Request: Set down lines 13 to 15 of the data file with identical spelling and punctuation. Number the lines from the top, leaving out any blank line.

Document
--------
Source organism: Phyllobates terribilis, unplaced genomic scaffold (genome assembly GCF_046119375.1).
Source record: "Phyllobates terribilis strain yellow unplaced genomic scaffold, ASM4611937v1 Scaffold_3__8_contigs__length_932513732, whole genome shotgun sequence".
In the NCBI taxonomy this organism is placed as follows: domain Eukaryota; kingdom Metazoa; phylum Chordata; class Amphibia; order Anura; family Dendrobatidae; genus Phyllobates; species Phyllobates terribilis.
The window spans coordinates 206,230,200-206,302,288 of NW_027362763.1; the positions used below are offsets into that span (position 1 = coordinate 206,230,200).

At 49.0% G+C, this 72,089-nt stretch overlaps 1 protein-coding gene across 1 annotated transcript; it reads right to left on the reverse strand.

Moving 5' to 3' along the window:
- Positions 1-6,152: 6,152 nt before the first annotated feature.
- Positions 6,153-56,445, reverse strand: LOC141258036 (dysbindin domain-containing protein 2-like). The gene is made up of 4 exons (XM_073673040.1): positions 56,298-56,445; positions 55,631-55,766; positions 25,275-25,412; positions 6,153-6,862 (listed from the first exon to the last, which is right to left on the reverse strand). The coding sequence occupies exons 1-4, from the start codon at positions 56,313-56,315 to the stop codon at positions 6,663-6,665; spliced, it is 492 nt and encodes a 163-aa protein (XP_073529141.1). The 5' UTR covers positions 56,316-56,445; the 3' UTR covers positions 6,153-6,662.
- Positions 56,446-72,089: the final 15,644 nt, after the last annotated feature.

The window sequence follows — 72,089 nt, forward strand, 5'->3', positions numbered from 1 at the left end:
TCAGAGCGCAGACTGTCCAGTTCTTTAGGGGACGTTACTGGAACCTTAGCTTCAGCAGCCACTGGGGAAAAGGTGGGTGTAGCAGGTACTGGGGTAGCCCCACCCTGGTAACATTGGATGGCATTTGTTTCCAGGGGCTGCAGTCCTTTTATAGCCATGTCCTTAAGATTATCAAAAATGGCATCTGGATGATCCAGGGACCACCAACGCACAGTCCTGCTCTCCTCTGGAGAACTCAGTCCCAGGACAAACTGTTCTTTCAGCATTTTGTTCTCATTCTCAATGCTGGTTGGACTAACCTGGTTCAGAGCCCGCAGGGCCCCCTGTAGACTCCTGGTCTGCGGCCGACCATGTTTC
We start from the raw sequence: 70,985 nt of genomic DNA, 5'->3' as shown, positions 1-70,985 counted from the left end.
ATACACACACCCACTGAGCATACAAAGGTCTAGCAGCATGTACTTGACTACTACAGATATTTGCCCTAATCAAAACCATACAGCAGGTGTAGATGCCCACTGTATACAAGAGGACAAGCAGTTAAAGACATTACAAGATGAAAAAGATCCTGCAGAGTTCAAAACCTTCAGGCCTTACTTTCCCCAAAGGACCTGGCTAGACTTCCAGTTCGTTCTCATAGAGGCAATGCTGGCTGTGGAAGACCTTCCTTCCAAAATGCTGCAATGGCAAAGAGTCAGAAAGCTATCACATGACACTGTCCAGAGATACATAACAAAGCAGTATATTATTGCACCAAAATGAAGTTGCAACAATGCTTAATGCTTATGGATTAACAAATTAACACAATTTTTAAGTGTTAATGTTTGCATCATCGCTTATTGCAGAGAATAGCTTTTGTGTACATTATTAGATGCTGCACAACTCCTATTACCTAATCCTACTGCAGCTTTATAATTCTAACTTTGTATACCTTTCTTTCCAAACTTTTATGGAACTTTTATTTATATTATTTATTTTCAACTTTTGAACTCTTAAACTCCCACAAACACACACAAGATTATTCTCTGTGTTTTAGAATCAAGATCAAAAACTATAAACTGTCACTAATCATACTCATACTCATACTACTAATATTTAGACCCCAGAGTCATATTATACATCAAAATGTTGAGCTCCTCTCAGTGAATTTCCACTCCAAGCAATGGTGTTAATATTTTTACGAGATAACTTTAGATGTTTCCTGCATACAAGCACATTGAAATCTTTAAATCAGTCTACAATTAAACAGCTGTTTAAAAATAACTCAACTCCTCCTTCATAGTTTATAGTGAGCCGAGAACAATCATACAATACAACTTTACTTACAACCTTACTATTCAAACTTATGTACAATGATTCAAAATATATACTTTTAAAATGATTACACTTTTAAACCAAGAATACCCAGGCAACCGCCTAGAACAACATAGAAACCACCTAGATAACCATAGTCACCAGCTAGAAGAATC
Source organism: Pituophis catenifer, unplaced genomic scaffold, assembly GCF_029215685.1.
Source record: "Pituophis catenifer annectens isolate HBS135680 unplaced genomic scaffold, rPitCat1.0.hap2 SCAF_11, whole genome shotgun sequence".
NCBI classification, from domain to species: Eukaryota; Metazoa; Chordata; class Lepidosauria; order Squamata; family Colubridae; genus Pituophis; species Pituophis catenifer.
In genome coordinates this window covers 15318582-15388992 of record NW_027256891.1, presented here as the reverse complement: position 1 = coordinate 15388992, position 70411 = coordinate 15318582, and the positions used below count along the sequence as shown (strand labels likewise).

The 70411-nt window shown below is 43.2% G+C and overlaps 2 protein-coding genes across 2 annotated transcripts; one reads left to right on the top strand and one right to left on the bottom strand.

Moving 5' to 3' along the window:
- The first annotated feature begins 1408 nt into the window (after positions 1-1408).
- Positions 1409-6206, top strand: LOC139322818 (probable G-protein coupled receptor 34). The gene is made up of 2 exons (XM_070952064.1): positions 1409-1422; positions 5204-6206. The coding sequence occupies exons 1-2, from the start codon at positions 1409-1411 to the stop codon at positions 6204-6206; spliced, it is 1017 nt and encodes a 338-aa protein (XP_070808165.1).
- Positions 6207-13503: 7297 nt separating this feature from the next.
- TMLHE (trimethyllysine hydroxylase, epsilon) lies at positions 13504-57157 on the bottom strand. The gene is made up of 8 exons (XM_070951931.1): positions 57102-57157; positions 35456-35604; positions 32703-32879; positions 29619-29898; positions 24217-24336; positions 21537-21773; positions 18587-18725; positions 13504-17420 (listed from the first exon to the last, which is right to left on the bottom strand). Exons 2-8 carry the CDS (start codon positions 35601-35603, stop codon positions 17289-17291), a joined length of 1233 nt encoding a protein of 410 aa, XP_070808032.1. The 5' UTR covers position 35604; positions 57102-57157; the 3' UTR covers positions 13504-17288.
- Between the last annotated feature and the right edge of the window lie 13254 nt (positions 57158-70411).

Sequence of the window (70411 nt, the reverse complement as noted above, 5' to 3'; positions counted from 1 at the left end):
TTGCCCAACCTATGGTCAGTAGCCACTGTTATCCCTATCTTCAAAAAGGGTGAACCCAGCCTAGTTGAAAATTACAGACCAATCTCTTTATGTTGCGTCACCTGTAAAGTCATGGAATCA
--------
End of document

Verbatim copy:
ATACACACACCCACTGAGCATACAAAGGTCTAGCAGCATGTACTTGACTACTACAGATATTTGCCCTAATCAAAACCATACAGCAGGTGTAGATGCCCACTGTATACAAGAGGACAAGCAGTTAAAGACATTACAAGATGAAAAAGATCCTGCAGAGTTCAAAACCTTCAGGCCTTACTTTCCCCAAAGGACCTGGCTAGACTTCCAGTTCGTTCTCATAGAGGCAATGCTGGCTGTGGAAGACCTTCCTTCCAAAATGCTGCAATGGCAAAGAGTCAGAAAGCTATCACATGACACTGTCCAGAGATACATAACAAAGCAGTATATTATTGCACCAAAATGAAGTTGCAACAATGCTTAATGCTTATGGATTAACAAATTAACACAATTTTTAAGTGTTAATGTTTGCATCATCGCTTATTGCAGAGAATAGCTTTTGTGTACATTATTAGATGCTGCACAACTCCTATTACCTAATCCTACTGCAGCTTTATAATTCTAACTTTGTATACCTTTCTTTCCAAACTTTTATGGAACTTTTATTTATATTATTTATTTTCAACTTTTGAACTCTTAAACTCCCACAAACACACACAAGATTATTCTCTGTGTTTTAGAATCAAGATCAAAAACTATAAACTGTCACTAATCATACTCATACTCATACTACTAATATTTAGACCCCAGAGTCATATTATACATCAAAATGTTGAGCTCCTCTCAGTGAATTTCCACTCCAAGCAATGGTGTTAATATTTTTACGAGATAACTTTAGATGTTTCCTGCATACAAGCACATTGAAATCTTTAAATCAGTCTACAATTAAACAGCTGTTTAAAAATAACTCAACTCCTCCTTCATAGTTTATAGTGAGCCGAGAACAATCATACAATACAACTTTACTTACAACCTTACTATTCAAACTTATGTACAATGATTCAAAATATATACTTTTAAAATGATTACACTTTTAAACCAAGAATACCCAGGCAACCGCCTAGAACAACATAGAAACCACCTAGATAACCATAGTCACCAGCTAGAAGAATC
Source organism: Pituophis catenifer, unplaced genomic scaffold, assembly GCF_029215685.1.
Source record: "Pituophis catenifer annectens isolate HBS135680 unplaced genomic scaffold, rPitCat1.0.hap2 SCAF_11, whole genome shotgun sequence".